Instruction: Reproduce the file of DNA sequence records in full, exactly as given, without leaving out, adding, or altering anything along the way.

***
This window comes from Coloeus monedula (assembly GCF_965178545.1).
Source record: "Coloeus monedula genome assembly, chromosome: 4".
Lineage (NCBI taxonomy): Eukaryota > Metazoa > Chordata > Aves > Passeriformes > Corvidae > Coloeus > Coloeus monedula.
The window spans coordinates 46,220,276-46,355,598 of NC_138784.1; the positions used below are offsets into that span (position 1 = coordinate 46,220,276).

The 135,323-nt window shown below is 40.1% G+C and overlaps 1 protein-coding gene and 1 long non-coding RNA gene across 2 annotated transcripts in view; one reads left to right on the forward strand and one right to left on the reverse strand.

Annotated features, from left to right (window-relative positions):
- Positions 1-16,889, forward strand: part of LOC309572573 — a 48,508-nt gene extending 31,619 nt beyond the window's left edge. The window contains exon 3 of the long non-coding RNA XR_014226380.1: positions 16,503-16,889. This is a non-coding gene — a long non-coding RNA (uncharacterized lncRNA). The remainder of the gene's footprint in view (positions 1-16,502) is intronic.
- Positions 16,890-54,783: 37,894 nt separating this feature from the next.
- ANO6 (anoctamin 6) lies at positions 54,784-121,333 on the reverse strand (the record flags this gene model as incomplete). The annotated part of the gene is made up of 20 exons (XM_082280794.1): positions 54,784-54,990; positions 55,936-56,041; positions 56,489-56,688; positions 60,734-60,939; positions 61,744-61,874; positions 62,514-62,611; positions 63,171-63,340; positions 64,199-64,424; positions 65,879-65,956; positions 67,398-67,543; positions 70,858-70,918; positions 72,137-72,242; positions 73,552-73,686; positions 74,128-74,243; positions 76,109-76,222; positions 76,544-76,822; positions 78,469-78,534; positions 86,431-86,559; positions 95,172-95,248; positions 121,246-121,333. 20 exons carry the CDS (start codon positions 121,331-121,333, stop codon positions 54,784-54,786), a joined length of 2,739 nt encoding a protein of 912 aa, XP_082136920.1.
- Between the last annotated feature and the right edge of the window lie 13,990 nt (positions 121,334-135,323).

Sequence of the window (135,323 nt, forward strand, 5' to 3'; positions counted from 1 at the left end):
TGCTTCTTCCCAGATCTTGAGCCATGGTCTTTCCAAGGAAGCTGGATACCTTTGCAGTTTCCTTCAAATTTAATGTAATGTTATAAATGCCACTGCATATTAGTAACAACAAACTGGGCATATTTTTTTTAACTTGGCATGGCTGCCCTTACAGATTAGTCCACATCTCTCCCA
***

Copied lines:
This window comes from Coloeus monedula (assembly GCF_965178545.1).
Source record: "Coloeus monedula genome assembly, chromosome: 4".
Lineage (NCBI taxonomy): Eukaryota > Metazoa > Chordata > Aves > Passeriformes > Corvidae > Coloeus > Coloeus monedula.
The window spans coordinates 46,220,276-46,355,598 of NC_138784.1; the positions used below are offsets into that span (position 1 = coordinate 46,220,276).

The 135,323-nt window shown below is 40.1% G+C and overlaps 1 protein-coding gene and 1 long non-coding RNA gene across 2 annotated transcripts in view; one reads left to right on the forward strand and one right to left on the reverse strand.

Annotated features, from left to right (window-relative positions):
- Positions 1-16,889, forward strand: part of LOC309572573 — a 48,508-nt gene extending 31,619 nt beyond the window's left edge. The window contains exon 3 of the long non-coding RNA XR_014226380.1: positions 16,503-16,889. This is a non-coding gene — a long non-coding RNA (uncharacterized lncRNA). The remainder of the gene's footprint in view (positions 1-16,502) is intronic.
- Positions 16,890-54,783: 37,894 nt separating this feature from the next.
- ANO6 (anoctamin 6) lies at positions 54,784-121,333 on the reverse strand (the record flags this gene model as incomplete). The annotated part of the gene is made up of 20 exons (XM_082280794.1): positions 54,784-54,990; positions 55,936-56,041; positions 56,489-56,688; positions 60,734-60,939; positions 61,744-61,874; positions 62,514-62,611; positions 63,171-63,340; positions 64,199-64,424; positions 65,879-65,956; positions 67,398-67,543; positions 70,858-70,918; positions 72,137-72,242; positions 73,552-73,686; positions 74,128-74,243; positions 76,109-76,222; positions 76,544-76,822; positions 78,469-78,534; positions 86,431-86,559; positions 95,172-95,248; positions 121,246-121,333. 20 exons carry the CDS (start codon positions 121,331-121,333, stop codon positions 54,784-54,786), a joined length of 2,739 nt encoding a protein of 912 aa, XP_082136920.1.
- Between the last annotated feature and the right edge of the window lie 13,990 nt (positions 121,334-135,323).

Sequence of the window (135,323 nt, forward strand, 5' to 3'; positions counted from 1 at the left end):
TGCTTCTTCCCAGATCTTGAGCCATGGTCTTTCCAAGGAAGCTGGATACCTTTGCAGTTTCCTTCAAATTTAATGTAATGTTATAAATGCCACTGCATATTAGTAACAACAAACTGGGCATATTTTTTTTAACTTGGCATGGCTGCCCTTACAGATTAGTCCACATCTCTCCCA